starring Reginald Denny and Mary Astor
November 22, 1924

An excellent farce-comedy; it contains a wealth of clean comedy that continually brings hearty laughs from the spectator. Reginald Denny has a new type of role - that of a mollycoddle - and no one could have handled it more successfully than he has done. Praise also is due the director of this piece, Mr. Harry Pollard. The picture has been cleverly adapted from the magazine story by Harry Leon Wilson. Mary Astor is appealing as the heroine. Otis Harlan, Thomas Ricketts, and William Mong are good as the three old "nuts" who lent the hero one thousand dollars (sic) on a coming inheritance, and who are in constant dread lest he be killed in an accident before they get their money back. Their respective peculiarities, when under emotional stress, get plenty of laughs, but such laughs are always second to those which Reginald Denny gets.

The action revolves around a young mollycoddle (hero) who, upon becoming interested in his attractive trained nurse realizes that there is something serious the matter with him and, when he discovers what it is, decides to correct it. From his aunt's maid he learns the type of man most women like; one of the qualifications is the ownership of a car, and another, not being afraid of anything. He quickly purchases a car, but his greatest battle is still before him - overcoming his abject fear of almost everything, including even an inoffensive, non-aggressive pork chop. He drives his car at a terrific rate, and of course meets with an accident. He then goes to motorcycling and again he has a mishap. He next tries flagpole painting. He comes through the victor, wins the nurse for his wife and saves his temporarily jeopardized inheritance.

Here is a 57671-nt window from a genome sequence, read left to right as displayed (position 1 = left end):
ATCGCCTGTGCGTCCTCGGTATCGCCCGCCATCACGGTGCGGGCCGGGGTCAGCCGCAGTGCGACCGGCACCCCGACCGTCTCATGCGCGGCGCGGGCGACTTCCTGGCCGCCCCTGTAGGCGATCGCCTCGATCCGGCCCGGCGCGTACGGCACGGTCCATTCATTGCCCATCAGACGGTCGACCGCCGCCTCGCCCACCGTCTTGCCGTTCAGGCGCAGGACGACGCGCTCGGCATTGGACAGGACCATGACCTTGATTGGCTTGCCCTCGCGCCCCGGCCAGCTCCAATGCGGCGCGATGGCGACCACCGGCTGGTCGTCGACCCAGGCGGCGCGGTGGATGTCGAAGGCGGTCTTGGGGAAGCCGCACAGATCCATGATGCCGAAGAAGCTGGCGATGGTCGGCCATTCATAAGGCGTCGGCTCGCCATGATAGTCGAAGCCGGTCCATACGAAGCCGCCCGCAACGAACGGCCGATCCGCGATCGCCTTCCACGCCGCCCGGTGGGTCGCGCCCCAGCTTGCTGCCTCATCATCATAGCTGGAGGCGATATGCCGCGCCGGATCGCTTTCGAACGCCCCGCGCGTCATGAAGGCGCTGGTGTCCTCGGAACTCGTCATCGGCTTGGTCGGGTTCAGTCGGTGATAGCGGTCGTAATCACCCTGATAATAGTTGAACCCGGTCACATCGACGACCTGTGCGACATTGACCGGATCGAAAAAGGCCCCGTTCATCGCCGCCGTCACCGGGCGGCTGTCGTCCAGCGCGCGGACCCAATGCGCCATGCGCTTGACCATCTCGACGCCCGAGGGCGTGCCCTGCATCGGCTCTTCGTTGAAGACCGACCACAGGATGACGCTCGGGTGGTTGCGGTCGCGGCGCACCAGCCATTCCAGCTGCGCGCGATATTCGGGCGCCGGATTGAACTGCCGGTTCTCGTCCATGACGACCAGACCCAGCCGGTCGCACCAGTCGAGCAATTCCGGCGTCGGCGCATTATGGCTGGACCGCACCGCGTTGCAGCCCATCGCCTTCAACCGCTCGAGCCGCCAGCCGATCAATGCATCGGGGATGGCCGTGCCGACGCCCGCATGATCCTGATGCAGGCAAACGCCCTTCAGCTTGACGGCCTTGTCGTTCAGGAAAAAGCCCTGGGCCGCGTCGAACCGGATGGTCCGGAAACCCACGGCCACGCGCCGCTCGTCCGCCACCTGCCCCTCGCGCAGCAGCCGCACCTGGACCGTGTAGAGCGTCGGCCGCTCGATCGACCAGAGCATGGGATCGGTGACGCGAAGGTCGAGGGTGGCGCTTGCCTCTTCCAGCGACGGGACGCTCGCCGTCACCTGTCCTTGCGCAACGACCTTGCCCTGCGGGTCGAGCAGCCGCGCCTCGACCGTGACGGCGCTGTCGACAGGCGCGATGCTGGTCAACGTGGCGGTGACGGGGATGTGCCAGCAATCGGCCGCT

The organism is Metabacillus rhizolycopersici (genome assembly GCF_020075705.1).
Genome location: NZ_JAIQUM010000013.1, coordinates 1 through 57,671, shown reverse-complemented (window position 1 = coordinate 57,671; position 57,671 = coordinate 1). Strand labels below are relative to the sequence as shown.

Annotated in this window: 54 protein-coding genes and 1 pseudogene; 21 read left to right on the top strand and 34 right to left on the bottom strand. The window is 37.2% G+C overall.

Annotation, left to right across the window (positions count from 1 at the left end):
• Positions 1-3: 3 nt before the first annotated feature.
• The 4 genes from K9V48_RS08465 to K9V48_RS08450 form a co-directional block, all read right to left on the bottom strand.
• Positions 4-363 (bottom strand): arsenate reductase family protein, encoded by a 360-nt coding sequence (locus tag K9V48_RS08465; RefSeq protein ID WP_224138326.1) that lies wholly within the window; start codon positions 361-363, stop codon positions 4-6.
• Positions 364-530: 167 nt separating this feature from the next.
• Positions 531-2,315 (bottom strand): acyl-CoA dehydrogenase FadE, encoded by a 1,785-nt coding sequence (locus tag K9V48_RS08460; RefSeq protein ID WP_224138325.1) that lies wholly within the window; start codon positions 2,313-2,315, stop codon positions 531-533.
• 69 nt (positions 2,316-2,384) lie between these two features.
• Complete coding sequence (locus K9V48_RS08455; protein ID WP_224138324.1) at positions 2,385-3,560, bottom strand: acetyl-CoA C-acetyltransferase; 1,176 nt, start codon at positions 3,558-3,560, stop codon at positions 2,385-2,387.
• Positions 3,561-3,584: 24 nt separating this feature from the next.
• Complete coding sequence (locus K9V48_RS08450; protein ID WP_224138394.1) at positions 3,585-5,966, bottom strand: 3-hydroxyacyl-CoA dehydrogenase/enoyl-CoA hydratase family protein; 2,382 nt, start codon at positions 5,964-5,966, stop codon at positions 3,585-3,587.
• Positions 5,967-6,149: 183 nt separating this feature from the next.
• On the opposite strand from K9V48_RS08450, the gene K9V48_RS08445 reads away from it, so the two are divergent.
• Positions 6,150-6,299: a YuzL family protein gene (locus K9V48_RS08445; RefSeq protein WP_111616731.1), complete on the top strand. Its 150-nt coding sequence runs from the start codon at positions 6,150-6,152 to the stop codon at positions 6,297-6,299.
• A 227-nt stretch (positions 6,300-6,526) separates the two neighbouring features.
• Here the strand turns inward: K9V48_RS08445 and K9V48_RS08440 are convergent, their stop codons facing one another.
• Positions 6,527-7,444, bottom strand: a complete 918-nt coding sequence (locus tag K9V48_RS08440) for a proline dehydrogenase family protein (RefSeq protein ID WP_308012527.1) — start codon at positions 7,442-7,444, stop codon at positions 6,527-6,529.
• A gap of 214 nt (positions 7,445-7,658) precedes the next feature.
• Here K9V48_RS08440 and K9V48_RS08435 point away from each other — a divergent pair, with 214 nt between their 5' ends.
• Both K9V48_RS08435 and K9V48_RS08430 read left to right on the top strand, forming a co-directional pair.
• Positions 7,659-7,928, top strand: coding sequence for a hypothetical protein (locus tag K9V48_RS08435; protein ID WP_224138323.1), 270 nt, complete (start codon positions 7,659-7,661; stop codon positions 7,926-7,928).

"Oh, Doctor" should please any audience "right down to the ground."

For more information, see "Oh, Doctor!" as our "Feature of the Month"

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